Go directly to content

Kuva: Sari Gustafsson

Published October 8, 2016

Is economic debate only for economists?

Eeva Hellström explores life after economic growth.
Writer
Author's profile page: Eeva Hellström
Senior Lead, Foresight and Strategy, Sitra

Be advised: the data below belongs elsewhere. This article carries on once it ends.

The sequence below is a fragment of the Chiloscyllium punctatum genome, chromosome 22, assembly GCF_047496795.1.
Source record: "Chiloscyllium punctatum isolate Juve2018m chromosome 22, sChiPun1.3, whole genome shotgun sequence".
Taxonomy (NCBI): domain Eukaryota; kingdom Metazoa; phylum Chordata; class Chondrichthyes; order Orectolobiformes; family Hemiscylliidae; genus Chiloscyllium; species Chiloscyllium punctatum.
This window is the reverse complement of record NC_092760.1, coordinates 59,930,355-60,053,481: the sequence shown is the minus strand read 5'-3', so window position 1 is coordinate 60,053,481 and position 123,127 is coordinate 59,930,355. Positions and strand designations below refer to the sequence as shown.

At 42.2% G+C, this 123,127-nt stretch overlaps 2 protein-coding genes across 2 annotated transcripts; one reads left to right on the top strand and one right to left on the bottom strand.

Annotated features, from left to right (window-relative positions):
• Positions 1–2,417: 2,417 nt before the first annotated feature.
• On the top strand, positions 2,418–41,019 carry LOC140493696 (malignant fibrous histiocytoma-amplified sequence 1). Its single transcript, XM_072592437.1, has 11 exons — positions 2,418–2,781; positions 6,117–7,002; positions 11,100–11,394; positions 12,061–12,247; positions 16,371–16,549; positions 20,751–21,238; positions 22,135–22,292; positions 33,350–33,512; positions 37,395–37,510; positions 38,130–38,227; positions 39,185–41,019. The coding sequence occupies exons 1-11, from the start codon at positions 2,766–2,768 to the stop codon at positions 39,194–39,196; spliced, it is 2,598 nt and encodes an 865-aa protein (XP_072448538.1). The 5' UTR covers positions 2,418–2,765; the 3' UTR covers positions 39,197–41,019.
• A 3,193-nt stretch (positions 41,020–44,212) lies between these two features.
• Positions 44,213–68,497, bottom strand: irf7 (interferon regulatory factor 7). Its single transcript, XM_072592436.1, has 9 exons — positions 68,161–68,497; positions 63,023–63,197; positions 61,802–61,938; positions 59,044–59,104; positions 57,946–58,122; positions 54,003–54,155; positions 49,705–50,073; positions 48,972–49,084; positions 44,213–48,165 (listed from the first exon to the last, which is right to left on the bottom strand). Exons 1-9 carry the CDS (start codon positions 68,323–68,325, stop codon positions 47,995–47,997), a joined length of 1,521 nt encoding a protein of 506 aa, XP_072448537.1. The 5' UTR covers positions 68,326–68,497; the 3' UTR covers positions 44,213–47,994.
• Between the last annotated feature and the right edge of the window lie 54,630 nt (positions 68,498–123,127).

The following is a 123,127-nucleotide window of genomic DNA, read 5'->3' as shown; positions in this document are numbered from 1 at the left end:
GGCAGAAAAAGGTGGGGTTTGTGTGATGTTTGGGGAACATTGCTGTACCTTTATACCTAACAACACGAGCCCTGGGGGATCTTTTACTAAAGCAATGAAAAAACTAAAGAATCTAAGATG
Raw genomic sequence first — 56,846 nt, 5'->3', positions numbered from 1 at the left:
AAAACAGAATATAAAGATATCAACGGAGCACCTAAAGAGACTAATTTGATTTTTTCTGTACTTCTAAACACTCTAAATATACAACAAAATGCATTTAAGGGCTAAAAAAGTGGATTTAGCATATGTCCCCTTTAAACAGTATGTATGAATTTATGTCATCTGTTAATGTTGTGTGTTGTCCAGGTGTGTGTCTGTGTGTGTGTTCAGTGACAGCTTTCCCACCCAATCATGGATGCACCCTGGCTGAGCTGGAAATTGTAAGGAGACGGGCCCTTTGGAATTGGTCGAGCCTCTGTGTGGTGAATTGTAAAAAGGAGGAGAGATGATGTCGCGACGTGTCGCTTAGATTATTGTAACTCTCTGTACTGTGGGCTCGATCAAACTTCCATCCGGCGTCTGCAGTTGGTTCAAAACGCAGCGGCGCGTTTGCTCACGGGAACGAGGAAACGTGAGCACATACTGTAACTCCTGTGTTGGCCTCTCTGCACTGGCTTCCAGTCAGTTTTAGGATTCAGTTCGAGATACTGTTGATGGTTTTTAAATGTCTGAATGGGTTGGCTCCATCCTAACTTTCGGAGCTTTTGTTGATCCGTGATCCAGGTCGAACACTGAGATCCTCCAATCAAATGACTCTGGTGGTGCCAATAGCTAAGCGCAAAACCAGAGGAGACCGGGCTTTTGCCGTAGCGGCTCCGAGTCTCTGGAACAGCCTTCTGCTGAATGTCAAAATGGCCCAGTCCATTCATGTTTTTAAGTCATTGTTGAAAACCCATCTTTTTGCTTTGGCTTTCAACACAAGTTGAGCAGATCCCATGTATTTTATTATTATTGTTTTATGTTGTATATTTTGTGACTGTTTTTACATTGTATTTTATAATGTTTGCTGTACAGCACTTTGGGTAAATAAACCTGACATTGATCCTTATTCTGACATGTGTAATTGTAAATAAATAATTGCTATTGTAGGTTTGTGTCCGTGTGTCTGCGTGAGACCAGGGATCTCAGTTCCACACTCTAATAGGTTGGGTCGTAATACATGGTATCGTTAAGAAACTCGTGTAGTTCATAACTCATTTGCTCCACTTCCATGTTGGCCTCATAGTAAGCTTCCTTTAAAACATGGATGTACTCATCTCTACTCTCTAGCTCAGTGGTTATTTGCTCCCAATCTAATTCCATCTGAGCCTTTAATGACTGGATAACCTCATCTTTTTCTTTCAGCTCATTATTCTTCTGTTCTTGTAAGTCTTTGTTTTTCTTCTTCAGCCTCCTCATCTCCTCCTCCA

Eeva Hellström is a senior lead in strategy in Sitra's foresight operations. Behind these words, you can find someone who is both a thinker and a doer. In her hands, complicated content is creatively fused and individual ideas are shaped into effective concepts.